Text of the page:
By Chris Grundy
For an increasing number of organisations the IT department manages IT, smart phones, audio visual, and CCTV/Access control due to convergence of technology enabled via:
- Applications operating over mobile/IP based networks
- Powering devices over IT data networks using Power over Ethernet (PoE).
This convergence is set to continue, with products such as lighting systems that use PoE.
What does this mean for how buildings are managed? Will the IT department bridge a skills gap and replace building managers or will organisations that use IT to drive their property strategy/management excel? The answer is the latter and demonstrated by some examples:
Security (CCTV/Access Control/Smart cards)
The IT department might not be managing building security, but they are enabling value through an IT design approach such as:
- Data centre hosted services avoiding silo’s for organisations with multiple properties
- Linking security and other databases to create ‘smart’ multi-function cards (access/vend/print/lockers)
Building Management Systems
Buildings and BMS systems are becoming targets for cyber-attacks, the IT department can help to review information flows, review risk and enhance a BMS design to mitigate against potential attack. Some IT departments are taking ownership of the BMS network and data, helping to reduce operational risk. After all, many BMS networks have no IT security features or anybody pro-actively monitoring them.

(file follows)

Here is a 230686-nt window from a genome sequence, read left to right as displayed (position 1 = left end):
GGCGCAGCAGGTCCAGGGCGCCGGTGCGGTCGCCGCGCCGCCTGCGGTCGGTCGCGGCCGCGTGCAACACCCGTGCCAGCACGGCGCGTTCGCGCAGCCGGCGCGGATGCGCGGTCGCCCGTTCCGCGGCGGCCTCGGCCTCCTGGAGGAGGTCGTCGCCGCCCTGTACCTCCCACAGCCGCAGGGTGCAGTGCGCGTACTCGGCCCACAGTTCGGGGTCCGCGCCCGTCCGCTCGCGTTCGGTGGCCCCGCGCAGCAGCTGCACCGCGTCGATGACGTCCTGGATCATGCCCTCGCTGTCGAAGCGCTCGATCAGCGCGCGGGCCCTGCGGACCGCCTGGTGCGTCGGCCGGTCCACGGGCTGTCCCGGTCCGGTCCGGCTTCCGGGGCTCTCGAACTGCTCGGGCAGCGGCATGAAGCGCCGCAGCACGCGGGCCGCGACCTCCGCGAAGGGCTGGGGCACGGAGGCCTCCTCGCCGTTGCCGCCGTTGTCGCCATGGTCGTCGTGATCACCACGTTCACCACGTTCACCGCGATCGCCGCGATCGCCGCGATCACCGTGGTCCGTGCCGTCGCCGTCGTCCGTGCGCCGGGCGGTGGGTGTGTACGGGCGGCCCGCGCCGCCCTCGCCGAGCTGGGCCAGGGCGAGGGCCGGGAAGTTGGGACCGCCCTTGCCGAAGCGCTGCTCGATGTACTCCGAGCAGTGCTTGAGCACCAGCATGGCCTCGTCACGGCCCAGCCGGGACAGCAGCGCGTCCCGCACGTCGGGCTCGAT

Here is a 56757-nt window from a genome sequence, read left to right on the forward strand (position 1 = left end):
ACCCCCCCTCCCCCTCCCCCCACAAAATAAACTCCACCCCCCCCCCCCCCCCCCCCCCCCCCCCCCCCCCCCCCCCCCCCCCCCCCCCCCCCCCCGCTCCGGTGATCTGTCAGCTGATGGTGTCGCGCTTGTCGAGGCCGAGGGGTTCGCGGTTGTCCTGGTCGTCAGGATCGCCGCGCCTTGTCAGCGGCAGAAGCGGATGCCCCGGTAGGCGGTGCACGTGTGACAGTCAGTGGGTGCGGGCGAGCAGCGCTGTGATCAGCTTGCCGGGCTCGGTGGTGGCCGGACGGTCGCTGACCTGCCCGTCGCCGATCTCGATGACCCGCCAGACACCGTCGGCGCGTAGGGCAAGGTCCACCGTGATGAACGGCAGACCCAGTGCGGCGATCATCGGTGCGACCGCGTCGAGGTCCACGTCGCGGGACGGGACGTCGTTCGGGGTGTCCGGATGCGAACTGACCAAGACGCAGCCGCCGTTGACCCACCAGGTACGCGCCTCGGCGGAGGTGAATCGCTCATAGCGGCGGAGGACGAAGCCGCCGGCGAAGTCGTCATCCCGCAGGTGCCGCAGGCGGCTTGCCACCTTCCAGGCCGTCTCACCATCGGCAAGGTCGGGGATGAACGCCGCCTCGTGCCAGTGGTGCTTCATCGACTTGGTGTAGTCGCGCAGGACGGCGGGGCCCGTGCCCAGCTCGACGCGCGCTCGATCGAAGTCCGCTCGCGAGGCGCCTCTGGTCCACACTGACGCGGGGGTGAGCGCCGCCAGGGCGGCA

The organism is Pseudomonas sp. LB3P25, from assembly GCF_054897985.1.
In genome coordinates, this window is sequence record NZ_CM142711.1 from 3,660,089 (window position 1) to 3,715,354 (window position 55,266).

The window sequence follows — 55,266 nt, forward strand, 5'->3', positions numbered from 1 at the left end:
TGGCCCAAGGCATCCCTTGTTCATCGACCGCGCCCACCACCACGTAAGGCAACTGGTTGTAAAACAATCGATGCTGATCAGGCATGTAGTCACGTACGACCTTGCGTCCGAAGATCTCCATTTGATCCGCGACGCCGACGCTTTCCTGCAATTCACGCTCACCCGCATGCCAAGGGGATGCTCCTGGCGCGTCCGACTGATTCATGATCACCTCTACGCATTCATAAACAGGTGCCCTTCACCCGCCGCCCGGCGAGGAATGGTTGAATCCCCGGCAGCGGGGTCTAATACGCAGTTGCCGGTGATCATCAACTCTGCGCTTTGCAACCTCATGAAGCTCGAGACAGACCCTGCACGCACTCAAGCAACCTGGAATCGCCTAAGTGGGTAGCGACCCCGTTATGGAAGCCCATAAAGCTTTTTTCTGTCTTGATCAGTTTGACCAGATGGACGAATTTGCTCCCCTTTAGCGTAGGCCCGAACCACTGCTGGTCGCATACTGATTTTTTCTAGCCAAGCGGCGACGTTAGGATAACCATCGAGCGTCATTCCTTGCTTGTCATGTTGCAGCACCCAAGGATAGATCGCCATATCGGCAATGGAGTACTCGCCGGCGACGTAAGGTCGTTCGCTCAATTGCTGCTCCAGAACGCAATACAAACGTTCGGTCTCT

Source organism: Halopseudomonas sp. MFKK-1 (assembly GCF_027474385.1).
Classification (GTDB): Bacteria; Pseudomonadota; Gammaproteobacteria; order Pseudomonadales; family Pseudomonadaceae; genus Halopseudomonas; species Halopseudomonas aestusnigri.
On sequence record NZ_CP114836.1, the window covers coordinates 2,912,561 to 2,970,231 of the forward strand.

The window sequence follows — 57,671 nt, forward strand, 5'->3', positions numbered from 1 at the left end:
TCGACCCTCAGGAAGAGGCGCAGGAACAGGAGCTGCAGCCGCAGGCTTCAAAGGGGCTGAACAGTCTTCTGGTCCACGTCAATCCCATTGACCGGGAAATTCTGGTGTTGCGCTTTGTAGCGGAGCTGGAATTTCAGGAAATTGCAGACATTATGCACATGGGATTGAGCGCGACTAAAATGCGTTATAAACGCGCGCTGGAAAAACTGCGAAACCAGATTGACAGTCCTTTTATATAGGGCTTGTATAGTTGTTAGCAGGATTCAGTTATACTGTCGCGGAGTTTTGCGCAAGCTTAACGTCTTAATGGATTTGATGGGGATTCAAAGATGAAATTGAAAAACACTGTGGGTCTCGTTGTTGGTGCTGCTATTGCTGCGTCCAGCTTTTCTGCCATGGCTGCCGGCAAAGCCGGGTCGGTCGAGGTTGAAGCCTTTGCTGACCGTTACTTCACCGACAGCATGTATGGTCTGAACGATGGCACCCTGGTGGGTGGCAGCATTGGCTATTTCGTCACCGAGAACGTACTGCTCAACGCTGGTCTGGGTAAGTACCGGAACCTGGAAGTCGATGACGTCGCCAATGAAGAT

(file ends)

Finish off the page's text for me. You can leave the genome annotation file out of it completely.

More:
Data based decision making
Perhaps one of the biggest impacts IT can have on building design is through data capture and quantitative decision making. If an organisation is planning to move their office, measuring utilisation of their existing space in real-time prior to commencing a new office design will provide useful insight into how space is actually used.
Some organisations are installing space utilisation technology as part of their new office fit-out, and getting small aggregate gains once in occupation (if they have the capex to act on changes in layout). Use as part of the design tool and the impact will be far greater.
Power over Ethernet (PoE) is the second power distribution system in a modern building. Some data centres use servers that operate with DC power supplies (rather than AC to DC conversion) for efficiency. Could DC power replace 230V AC in future buildings – probably not – as there are many real world scenarios to overcome, including the need for devices to work both in and out of the office/building. However, the use of PoE is set to increase for devices that are fixed within a building.
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